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I'm trying to make a model of our universities Course management system (for the course). I stumbled upon a small limitation of extends, that is, it's impossible for a certain class to extend two classes. Here's the model:

          /          \                       
    Person            Tutor            
           \         /      

So with that I get Staff and Student extending Person and Professor extending Staff. Now I have a small dilemma with class Tutor, who is basically a student (has studentID), but is in a sense University employee (holds Group lectures, responsible for a certain project, etc). Since I can't use two extends, what are other alternatives, and if possible could someone give a very simple example with implements? I've seen an example of interface of it, but I'm not exactly sure as how can I use it in my program, since Student is not an interface?

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Could you at least post a valid model using something like UML? What does your lines represents? I hope not that they mean "extends" because in that case your Professor, Staff and Tutor aren't a Person. The last time I checked we have persons and not androids at the university to teach the students... wait, should I read the model from left to right? Up to down? – WarrenFaith Oct 26 '11 at 11:27
It is a basic question, but not a bad one. Write an answer with a link to a tutorial instead of complaining and downvoting. Stackoverflow is about helping. – Jens Schauder Oct 26 '11 at 11:28
Do you have to use Java? If not, a language that has mixins like Scala or Ruby would be better suited for your purposes. Since Scala compiles to Java bytecode, it shouldn't be too much to ask of your tutors/superiors. – G_H Oct 26 '11 at 11:33
It's not a 'small' limitation, it's one that people have discussed about for ages :) – Joeri Hendrickx Oct 26 '11 at 13:34
up vote 7 down vote accepted

Don't use inheritance, use composition: everybody is a Person, but has one or more roles: Student, Tutor, Professor, Staff.

Or optionally make a division between Staff and Student and allow them to have the roles. The roles then dictate what they can or cannot do.

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You can do something like this.

interface Person { ... }

interface Staff extends Person { ... }

interface Student extends Person { ... }

class Tutor implements Staff, Student { ... }

class Professor implements Staff { ... }

Unfortunately, you can't put logic (i.e., fields or non-abstract methods) in both Staff and Student because they would both need to be classes, and a Java class cannot extend two classes.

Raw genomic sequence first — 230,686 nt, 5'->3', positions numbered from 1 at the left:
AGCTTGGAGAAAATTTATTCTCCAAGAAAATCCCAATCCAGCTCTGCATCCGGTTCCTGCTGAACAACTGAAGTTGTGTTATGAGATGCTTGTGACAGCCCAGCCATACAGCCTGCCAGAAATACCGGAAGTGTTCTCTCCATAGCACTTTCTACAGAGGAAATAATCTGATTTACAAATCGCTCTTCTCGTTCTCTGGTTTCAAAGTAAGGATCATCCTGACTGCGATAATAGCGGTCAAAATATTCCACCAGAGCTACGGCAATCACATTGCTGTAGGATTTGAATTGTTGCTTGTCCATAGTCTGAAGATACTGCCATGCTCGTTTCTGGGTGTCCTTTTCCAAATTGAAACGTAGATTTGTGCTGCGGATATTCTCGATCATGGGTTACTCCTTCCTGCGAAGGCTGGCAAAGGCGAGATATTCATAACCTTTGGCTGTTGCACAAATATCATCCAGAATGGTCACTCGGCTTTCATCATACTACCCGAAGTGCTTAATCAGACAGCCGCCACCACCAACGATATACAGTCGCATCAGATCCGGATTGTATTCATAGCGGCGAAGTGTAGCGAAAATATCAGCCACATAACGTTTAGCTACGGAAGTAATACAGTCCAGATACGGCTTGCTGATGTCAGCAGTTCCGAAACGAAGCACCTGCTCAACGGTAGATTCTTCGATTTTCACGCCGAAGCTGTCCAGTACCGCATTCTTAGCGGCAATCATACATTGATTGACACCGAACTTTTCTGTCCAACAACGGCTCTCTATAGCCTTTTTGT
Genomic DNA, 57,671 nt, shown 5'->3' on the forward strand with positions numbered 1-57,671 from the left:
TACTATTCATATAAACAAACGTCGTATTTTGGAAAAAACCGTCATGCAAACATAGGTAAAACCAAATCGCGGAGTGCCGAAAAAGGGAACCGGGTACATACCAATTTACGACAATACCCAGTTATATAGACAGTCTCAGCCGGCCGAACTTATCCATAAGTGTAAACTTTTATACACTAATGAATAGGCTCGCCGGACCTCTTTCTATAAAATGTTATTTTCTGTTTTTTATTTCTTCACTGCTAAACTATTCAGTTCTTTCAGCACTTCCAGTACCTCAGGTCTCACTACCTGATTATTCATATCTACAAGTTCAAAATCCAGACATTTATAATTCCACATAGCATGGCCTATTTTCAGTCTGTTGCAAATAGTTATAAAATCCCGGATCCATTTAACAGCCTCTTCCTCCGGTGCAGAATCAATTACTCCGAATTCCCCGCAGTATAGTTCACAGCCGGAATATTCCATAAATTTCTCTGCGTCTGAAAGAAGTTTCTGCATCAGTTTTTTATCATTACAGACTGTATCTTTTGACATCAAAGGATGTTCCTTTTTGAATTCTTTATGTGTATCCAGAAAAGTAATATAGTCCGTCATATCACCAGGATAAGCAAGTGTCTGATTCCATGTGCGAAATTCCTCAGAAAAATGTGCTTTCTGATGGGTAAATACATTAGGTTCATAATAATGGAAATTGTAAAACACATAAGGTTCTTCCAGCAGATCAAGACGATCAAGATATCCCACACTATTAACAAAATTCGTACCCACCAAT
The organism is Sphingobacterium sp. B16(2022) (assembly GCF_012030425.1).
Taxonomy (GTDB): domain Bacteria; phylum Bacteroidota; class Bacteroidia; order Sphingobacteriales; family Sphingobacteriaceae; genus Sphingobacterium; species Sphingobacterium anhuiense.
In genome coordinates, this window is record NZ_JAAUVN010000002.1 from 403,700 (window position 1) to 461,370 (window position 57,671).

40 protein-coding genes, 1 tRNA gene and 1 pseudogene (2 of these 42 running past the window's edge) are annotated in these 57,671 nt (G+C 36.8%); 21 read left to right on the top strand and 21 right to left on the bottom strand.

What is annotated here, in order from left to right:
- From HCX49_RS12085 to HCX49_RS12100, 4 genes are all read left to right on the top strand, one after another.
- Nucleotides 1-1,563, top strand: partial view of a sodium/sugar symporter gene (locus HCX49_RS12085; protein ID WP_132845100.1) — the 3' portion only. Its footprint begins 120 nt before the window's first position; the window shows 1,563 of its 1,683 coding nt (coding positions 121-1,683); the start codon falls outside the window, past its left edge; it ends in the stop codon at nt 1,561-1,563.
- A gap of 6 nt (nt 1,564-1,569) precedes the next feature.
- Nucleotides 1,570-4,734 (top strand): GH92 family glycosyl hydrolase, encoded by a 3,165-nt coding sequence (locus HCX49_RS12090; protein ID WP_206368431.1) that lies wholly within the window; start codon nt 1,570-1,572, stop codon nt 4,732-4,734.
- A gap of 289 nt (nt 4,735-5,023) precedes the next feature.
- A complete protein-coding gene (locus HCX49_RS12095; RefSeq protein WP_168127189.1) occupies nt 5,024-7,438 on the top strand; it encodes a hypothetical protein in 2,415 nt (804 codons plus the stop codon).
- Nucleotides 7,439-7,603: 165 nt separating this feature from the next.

You could make Student or Staff (not both) an abstract class, allowing you to put logic in it. It would be kind of inelegant, though, since there's no conceptual reason why one should be an abstract class while one should be an interface. Ideally they should both be abstract classes, but for that you'd need to switch to a language with MI.

interface Person { ... }

interface Staff extends Person { ... }

abstract class Student implements Person {
    long studentID;

class Tutor extends Student implements Staff { ... }

class Professor implements Staff { ... }
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Make Student and Staff interfaces implemented by Tutor.

Student will declare a getStudentId() method, and Staff will declare getLectures(), getProjects() etc..

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I can't make a student an Interface, it has to remain a class. However there are no such restrictions on class Staff. If I could make Staff an interface, that would work, but then there's another problem I don't know how to fix. If I turn Staff into an interface, it means it looses extends, how will then Tutor and Professor inherit person.firstName and person.lastName?? – vedran Oct 26 '11 at 11:50
For your student problem create an IStudent interface with the getStudentId() method, and make your current Student class implement it. For the other problem, try to use interfaces for Person and Tutor also. Then you can make interfaces extends each other. – kgautron Oct 26 '11 at 11:51

Make Person, Staff, and Student interfaces. If you need common functionality, use encapsulation.

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As others have noted, to do this in Java you need to define interfaces rather than superclasses. Java does not allow multiple extends.

But there may be a better alternative than inheritance. In this, and almost any situation where I find myself tempted to have a subclass extend multiple superclasses, I try to find a way to model the situation with delegation rather than inheritance.

Create a Person class that contains a set of Role objects where Role is an interface, and Student and Staff implement Role. Then a person can have multiple roles instead of "being" multiple types of person.

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